For the past few weeks, I’ve made Wednesday “Article Review” day. I’ll still post reviews that I deem pertinent on other days, but the goal is to post one each Wednesday at a minimum.
The Hubmed page for today’s article is here: Unpinning of a Rotating Wave in Cardiac Muscle by an Electric Field by Alain Pumir and Valentin Krinsky
Tachycardia (fast heart beat) is commonly caused by a rotating wave of activation in the heart. The study of rotating waves of this type has years of legacy in theoretical and chemical dynamics studies. Today’s article covers rotating waves pinned to anatomical obstacles such as valve openings in the heart. Rotating waves circle a core, which can be functional (a property of the wave shape and dynamics) or anatomical (an obstacle). In the case of an anatomical obstacle, the wave can be eliminated by ablation, which is commonly used in the atria, electrical defibrillation, or possibly unpinning / antitachycardia pacing (ATP). Ablation is typically invasive, requiring catheterization, and defibrillation requires an external shock, or surgery to implant an ICD. Defibrillation, either externally or internally, damages the heart, is painful, and often causes loss of consciousness. Antitachycardia pacing and electrical unpininning open the possibility of elimination of tachycardia with small shocks.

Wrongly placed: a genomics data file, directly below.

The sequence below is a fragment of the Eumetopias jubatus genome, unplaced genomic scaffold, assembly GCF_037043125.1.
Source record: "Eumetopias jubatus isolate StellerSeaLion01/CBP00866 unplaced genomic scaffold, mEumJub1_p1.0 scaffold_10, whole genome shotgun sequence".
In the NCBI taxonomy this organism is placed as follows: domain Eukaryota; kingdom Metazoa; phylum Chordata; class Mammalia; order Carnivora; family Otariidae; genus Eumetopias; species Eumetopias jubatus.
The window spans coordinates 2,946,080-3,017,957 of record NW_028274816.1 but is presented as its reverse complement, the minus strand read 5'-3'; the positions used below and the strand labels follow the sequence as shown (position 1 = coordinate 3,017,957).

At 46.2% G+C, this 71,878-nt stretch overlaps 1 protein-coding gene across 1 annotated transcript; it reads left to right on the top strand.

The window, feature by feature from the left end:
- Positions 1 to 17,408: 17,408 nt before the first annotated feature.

The principle of electrical unpinning, proposed by Huyet et al. (1998) and Krinsky et al. (1995), is that when a localized stimulus is applied in a certain part of the wave tail, it may move the core of the rotating wave. It’s difficult to place a stimulus in a particular place at a particular time in a patient’s heart, but it turns out that when an electrical field is applied over an obstacle, areas of depolarization (positive change) and hyperpolarization (negative change) manifest on the borders of the obstacle.
The paper by Pumir and Krinsky details how a small electrical field may be applied at a specific timing relative to wave rotation in order to create such a depolarization on an obstacle that will unpin a wave attached to that same obstacle. They used simplified models of cardiac action potentials, including the Beeler-Reuter and Fitzhugh models. Since the method deals with the dynamics of a spiral wave, and not with particulars of ionic currents, it’s a safe bet that the methods will apply in more complex models and cardiac tissue.
I won’t repeat the article’s simple and logical explanation of how it works — go read it. It’s only 9 pages, the figures are clear, and the math is mercifully simplified in a way that (ostensibly) doesn’t undermine the results.